This was an unexpectedly extra-super-dooperly beautiful book. ‘The Stars at Oktober Bend‘ by Glenda Millard had been recommended to me, so I was prepared to thoroughly enjoy reading it.
I was even prepared to cry. Quite a lot.
What I wasn’t prepared for was the depth, the intensity of the characters, and the extent to which this book covers new and interesting perspectives.
I read the blurb and expected a love story with extras. It’s way more than that. The back calls it:
A beautiful, heartfelt novel about transcending past troubles and learning to live with trust and hope.
And it absolutely is. Like the ocean is water, or chocolate is yum.
3 things that were super-dooper
- Diverse backgrounds and issues
- Great use of POV
- Poetry you really do want to leave around the place so people read it.
The cover of this book drew my eye. A girl, a gargoyle, a rooftop race. I grabbed it for my library bag. So glad I did!!
What a ripper of a yarn!
I really enjoyed ‘The Luck Uglies’ by Paul Durham. It’s a fab piece of middle-grade fantasy, with a crafty and strong female lead.
I often read books to figure out what they did to become popular, win awards or fans. That doesn’t always mean they connect with me. But sometimes, like now, I don’t just read – I LOVE. I get absorbed. I chuckle. I smile.
Seriously, this has to be one of the best first sentences I’ve read in a while:
Rye and her two friends had never intended to steal the banned book from The Angry Poet – they’d just hoped to read it.
So, without further ado, what was fabularytastic?
- The narration and humour
- The world-building
- The House Rules
It’s hard to just pick three, but these encompass why I enjoyed the book so much.
Yet another book that I’d heard rave reviews about and was forced to wait until I had time to be devoured by it.
Once again, not disappointed.
‘An Ember in the Ashes’ by Sabaa Tahir is an epic book. It has its occasional flaw, but the strength of the characters and the poetry of the writing is so much I just pushed those issues to the side and kept reading.
The characters are older (19 and 20) and the readership should reflect this. There is torture and an uncomfortable rape culture. But if you can stomach that, then the book is a gem.
Totally awesome bits…
- Narrator changes
- Real, 3D characters
- Intricate world-building
- Diversity and inclusivity
Let’s go through in more detail…
I’d been crying for at least an hour. My husband peered at me over the ever-growing mountain of used tissues. ‘Why do you read books if they’re this bad?’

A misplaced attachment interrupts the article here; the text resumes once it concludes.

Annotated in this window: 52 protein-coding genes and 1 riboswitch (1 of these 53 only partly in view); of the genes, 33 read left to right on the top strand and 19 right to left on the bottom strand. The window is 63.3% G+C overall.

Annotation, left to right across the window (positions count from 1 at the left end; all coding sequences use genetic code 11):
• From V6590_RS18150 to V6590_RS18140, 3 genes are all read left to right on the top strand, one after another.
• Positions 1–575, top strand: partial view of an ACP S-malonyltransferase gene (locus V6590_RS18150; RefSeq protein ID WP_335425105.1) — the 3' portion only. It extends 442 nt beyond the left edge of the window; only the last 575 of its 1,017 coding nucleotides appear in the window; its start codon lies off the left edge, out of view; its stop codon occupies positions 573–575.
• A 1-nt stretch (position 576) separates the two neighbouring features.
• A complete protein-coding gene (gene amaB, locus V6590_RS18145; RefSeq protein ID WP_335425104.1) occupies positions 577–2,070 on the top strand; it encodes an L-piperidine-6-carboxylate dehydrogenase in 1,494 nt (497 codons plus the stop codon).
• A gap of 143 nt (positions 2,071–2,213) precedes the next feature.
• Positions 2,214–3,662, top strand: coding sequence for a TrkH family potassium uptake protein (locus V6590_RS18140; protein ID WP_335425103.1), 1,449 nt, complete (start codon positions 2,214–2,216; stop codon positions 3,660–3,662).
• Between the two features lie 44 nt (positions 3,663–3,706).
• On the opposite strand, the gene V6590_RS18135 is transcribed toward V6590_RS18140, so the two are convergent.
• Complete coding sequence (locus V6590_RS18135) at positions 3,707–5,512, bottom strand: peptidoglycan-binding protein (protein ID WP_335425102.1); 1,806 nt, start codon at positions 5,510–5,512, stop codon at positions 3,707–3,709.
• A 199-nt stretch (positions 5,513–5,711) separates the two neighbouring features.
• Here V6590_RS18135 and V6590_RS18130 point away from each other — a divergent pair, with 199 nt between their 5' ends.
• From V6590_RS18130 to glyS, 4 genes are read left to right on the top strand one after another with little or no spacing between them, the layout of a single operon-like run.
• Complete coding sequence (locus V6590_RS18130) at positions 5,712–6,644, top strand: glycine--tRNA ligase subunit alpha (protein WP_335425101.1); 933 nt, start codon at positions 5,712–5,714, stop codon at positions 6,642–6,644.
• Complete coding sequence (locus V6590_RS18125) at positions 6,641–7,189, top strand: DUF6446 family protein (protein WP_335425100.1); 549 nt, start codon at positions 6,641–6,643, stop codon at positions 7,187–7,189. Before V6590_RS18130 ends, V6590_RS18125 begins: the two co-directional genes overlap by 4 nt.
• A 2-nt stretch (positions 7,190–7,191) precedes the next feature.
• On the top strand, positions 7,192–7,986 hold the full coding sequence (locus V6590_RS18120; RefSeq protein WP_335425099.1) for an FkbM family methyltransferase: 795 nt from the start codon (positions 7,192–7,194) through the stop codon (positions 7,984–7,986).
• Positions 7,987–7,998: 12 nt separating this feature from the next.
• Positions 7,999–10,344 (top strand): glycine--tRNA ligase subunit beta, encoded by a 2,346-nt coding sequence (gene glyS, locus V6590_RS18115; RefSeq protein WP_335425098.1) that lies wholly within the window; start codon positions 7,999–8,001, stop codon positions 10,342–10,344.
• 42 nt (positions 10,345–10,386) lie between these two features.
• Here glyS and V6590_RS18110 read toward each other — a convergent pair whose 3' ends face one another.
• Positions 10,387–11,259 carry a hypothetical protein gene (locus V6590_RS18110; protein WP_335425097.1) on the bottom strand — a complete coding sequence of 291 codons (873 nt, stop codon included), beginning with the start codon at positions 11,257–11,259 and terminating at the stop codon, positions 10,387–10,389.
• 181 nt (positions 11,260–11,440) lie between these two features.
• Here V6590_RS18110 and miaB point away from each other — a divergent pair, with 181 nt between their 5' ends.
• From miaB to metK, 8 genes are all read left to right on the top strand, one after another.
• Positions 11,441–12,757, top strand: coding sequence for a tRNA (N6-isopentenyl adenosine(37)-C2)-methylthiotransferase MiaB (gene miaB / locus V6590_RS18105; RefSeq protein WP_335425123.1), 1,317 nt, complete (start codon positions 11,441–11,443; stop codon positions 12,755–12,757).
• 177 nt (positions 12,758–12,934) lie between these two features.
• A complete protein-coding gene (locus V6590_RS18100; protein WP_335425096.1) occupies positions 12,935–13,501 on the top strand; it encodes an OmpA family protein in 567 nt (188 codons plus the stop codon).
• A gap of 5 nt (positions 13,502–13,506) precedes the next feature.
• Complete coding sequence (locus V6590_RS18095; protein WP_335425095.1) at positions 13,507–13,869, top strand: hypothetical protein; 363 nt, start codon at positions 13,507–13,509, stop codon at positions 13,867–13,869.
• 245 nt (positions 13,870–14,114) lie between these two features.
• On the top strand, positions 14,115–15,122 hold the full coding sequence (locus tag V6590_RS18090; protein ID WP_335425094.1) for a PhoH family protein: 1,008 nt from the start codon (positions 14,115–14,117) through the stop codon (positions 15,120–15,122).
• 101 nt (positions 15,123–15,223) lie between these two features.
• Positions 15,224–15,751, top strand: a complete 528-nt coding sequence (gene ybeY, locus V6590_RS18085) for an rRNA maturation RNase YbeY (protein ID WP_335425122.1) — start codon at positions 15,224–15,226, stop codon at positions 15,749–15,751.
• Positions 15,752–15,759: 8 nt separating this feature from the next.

‘It’s not bad,’ I sobbed. ‘It’s really, really good.’
And it is. ‘Sorta like a rock star’ by Matthew Quick will give you a hug (because Amber loves hugs), tear your heart apart with anxious little doggy teeth while you’re looking the other way, and then knit it back together. But it won’t be quite the same.
I was recommended this book by an author friend. I was expecting hope and light. Sure, I got that, but I also got some unexpected, wrenching dark. There is depth and harshness and reality that make the hope that much more powerful.
Hence the tissues…
If you have trigger issues around depression, this might not be the book for you. Otherwise, read on…
So what makes this book so enthralling? Continue reading
This book absorbed me. I became not one, but three new people as I read it.
I didn’t expect to love it this much. Don’t snort in my general virtual direction. I guess because this was written by a bloke, about three blokes adapting to the loss of a fourth bloke. And I’m not a bloke.
So I think my mind just kept gravitating to female-centric books instead.
Thankfully, I purposefully put it on my list at my last library visit after a few twitter giggles at posts by the author. And so should you. ‘The Sidekicks’ by Will Kostakis was a fabulous read, and I’m a bigger person for reading it.
The characters were vivid, the plot was enthralling, the writing was that sort of perfect where you don’t realise you’re reading.
I’m doing a dance now that I have read it, because it’s reminded me of why literature is so powerful. It isn’t just telling a story. With a book, especially in first person, you become the narrator as you read. You see and feel and think like someone else. And when that person is someone completely different to you, this magical thing can happen.
<oh, and a kinda spoiler alert, too> Continue reading
Made by me using pablo. Not my window. My window is far less salubrious. And has no flowers.